David Bourget (Western Ontario)
David Chalmers (ANU, NYU)
Rafael De Clercq
Ezio Di Nucci
Jonathan Jenkins Ichikawa
Jack Alan Reynolds
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In Friederich M. Zimmermann & Susanne Janschitz (eds.), Regional Policies in Europe: Soft Features for Innovative Cross-Border Cooperation. Leykam Publishers:125-134 (2004)
Pluralism is an essential feature of liberal democratic theory and practice and rests upon the fundamental value of tolerance. Today, commitment to various forms of constitutional representative democracy appears to be widespread, and globilization has diminished the political, economic, and cultural significance of borders to some degree. But concurrently, in a trend which seems to have accelerated since the end of the Cold War, there has been a marked increase in many areas around the world of conflict, tormoil, and violence rooted in ethnic, religious, and regional identities. This trend, a sort of 21st century balkanization, is a serious threat to pluralism. This chapter defines pluralism and argues for its advantages. It also presents an argument against one influential approach to handling identity-based activities and claims, which advocates recognition of special group rights and privileges. The chapter concludes with the proposal of conditions conducive to the well-being and expansion of pluralism, and with suggestions for the kinds of public policies likely to foster such conditions.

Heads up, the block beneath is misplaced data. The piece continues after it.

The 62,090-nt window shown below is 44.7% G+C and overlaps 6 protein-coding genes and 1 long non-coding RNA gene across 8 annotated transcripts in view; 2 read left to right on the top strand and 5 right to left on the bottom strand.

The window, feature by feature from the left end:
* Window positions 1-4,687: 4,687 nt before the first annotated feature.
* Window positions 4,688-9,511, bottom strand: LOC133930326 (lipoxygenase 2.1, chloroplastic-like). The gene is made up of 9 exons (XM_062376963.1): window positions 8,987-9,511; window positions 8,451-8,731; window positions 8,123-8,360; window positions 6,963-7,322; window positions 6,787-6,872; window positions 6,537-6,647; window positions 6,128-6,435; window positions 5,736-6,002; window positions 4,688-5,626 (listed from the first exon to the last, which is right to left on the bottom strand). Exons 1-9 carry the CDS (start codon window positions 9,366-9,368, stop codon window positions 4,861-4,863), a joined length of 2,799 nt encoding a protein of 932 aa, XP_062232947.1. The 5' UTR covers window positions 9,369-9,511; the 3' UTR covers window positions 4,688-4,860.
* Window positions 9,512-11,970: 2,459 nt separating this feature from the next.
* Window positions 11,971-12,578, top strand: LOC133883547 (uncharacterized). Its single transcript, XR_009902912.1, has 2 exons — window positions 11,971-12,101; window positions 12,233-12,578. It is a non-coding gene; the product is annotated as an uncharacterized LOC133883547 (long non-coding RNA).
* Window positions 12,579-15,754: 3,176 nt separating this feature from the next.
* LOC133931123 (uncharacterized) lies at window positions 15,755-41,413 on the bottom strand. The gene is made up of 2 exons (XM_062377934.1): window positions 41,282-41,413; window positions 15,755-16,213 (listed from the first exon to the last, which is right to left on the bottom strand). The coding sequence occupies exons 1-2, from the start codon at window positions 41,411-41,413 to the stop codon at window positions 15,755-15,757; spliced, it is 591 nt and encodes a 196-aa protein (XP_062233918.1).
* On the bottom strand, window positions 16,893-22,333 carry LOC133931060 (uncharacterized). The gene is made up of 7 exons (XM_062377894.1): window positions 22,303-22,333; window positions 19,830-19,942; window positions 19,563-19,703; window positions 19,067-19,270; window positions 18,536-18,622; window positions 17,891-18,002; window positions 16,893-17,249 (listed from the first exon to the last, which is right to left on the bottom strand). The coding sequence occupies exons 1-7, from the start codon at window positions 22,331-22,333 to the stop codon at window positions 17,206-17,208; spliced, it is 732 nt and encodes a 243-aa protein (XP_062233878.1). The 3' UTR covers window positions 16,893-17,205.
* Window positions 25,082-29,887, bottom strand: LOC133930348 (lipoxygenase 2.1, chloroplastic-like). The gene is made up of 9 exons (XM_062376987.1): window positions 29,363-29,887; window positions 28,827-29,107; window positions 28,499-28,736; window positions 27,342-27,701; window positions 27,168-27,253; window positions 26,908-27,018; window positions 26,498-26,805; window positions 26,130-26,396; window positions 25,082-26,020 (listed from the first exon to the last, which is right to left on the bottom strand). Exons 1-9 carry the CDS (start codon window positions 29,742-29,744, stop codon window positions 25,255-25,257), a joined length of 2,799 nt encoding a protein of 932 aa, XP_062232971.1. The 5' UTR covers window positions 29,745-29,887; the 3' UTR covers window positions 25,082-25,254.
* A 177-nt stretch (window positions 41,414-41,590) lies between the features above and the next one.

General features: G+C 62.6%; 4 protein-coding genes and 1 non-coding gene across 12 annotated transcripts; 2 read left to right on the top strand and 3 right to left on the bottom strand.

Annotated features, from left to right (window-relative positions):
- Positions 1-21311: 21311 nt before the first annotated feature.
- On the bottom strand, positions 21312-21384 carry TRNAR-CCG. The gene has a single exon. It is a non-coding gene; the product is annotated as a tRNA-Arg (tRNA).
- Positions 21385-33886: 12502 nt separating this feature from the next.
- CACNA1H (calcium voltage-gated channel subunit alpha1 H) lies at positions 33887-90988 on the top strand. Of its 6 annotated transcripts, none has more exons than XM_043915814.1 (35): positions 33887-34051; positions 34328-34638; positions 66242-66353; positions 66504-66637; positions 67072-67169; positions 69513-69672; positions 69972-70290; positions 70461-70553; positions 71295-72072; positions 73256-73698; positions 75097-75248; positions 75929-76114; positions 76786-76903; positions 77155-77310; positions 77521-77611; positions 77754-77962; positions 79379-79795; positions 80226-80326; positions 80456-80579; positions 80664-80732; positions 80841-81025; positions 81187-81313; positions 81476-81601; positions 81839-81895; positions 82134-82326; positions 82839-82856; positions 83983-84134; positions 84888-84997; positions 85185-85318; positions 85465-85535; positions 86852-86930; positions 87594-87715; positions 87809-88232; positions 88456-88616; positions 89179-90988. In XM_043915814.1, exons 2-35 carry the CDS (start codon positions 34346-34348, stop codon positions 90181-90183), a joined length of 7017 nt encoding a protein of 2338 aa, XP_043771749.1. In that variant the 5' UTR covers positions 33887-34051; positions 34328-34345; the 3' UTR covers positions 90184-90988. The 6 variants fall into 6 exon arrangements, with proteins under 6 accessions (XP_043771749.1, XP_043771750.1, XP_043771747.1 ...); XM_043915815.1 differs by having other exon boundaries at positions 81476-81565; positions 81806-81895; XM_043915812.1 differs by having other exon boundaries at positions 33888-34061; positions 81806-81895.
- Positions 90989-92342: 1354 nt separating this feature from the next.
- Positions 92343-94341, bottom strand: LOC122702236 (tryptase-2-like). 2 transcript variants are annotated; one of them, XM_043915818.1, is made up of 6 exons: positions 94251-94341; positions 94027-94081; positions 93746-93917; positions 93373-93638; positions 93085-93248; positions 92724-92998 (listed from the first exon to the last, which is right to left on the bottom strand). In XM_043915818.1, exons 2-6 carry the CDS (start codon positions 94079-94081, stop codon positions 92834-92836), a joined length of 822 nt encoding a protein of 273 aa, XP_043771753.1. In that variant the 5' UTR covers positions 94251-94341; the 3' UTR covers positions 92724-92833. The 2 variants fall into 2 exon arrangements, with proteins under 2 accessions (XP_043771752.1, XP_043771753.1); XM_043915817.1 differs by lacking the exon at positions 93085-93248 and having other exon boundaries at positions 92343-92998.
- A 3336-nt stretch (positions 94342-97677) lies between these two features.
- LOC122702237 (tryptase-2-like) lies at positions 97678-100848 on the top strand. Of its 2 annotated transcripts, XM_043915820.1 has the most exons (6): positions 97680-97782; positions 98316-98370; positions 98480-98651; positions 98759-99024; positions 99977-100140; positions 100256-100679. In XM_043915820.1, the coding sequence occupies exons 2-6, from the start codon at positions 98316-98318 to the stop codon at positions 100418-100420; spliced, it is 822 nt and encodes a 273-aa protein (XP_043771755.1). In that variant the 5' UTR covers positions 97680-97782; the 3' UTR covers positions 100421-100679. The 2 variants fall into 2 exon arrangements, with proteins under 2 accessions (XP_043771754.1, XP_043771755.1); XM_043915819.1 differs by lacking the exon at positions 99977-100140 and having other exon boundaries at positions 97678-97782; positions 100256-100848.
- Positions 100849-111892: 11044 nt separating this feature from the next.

|Keywords||democratic pluralism identity-based politics group rights|
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